13.The publication, Anne Marie L. Gonczy, MODERN MONEY MECHANICS 7-33, Federal Reserve Bank of Chicago (rev. ed. June 1992)(apparently already introduced into this case), contains standard bookkeeping entries demonstrating that money ordinarily is recorded as a bank asset, while a bank liability is evidence of money that a bank owes. The bookkeeping entries tend to prove that banks accept cash, checks, drafts, and promissory notes/credit agreements (assets) as money deposited to create credit or checkbook money that are bank liabilities, which shows that, absent any right of setoff, banks owe money to persons who deposit money.. Cash (money of exchange) is money, and credit or promissory notes (money of account) become money when banks deposit promissory notes with the intent of treating them like deposits of cash. See, 12 U.S.C. Section 1813 (l)(1) (definition of “deposit” under Federal Deposit Insurance Act). The Plaintiff acts in the capacity of a lending or banking institution, and the newly issued credit or money is similar or equivalent to a promissory note, which may be treated as a deposit of money when received by the lending bank.. Federal Reserve Bank of Dallas publication MONEY AND BANKING, page 11, explains that when banks grant loans, they create new money. The new money is created because a new “loan becomes a deposit, just like a paycheck does.” MODERN MONEY MECHANICS, page 6, says, “What they [banks] do when they make loans is to accept promissory notes in exchange for credits to the borrowers’ transaction accounts.” The next sentence on the same page explains that the banks’ assets and liabilities increase by the amount of the loans.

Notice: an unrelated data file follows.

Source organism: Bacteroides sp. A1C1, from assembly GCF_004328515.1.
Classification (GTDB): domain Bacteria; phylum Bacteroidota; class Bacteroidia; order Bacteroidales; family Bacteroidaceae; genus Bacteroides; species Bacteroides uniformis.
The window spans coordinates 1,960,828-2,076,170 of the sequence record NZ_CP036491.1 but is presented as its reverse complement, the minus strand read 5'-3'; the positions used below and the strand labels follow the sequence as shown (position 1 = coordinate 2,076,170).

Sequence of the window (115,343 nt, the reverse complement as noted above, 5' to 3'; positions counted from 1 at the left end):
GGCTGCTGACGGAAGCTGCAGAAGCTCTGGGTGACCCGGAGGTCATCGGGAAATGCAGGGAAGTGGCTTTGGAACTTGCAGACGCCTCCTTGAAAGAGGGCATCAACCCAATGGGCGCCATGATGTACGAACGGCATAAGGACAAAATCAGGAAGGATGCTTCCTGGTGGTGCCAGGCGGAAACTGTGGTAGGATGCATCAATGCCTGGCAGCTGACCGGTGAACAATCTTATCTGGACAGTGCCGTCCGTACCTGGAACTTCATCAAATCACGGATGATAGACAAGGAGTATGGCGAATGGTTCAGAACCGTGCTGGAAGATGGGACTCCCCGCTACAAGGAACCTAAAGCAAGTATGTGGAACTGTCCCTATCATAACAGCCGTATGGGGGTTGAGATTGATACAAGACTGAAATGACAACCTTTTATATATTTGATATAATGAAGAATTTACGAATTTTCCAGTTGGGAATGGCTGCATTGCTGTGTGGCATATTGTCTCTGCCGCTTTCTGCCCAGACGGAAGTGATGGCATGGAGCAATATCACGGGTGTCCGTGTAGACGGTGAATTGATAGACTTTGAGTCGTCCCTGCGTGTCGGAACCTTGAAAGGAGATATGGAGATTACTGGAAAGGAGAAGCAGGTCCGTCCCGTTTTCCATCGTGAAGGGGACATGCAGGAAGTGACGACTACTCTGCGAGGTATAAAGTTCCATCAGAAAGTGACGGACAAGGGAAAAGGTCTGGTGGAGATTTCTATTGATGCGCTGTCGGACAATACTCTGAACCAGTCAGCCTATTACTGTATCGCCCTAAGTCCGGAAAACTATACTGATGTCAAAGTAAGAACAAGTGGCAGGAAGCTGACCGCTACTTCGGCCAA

14. Plaintiff apparently accepted the Defendants’ Note and credit application (money of account) in exchange for its own credit (also money of account) and deposited that credit into an account with the Defendants’ names on the account, as well as apparently issuing its own credit for $95,905.16 to Michigan National Bank for the account of the Defendants. One reasonably might argue that the Plaintiff recorded the Note or credit application as a loan (money of account) from the Defendants to the Plaintiff and that the Plaintiff then became the borrower of an equivalent amount of money of account from the Defendants.

15. The Plaintiff in fact never lent any of its own pre-existing money, credit, or assets as consideration to purchase the Note or credit agreement from the Defendants. (Robertson Notes: I add that when the bank does the forgoing, then in that event, there is an utter failure of consideration for the “loan contract”.) When the Plaintiff deposited the Defendants’ $400,000 of newly issued credit into an account, the Plaintiff created from $360,000 to $400,000 of new money (the nominal principal amount less up to ten percent or $40,000 of reserves that the Federal Reserve would require against a demand deposit of this size). The Plaintiff received $400,000 of credit or money of account from the Defendants as an asset. GAAP ordinarily would require that the Plaintiff record a liability account, crediting the Defendants’ deposit account, showing that the Plaintiff owes $400,000 of money to the Defendants, just as if the Defendants were to deposit cash or a payroll check into their account.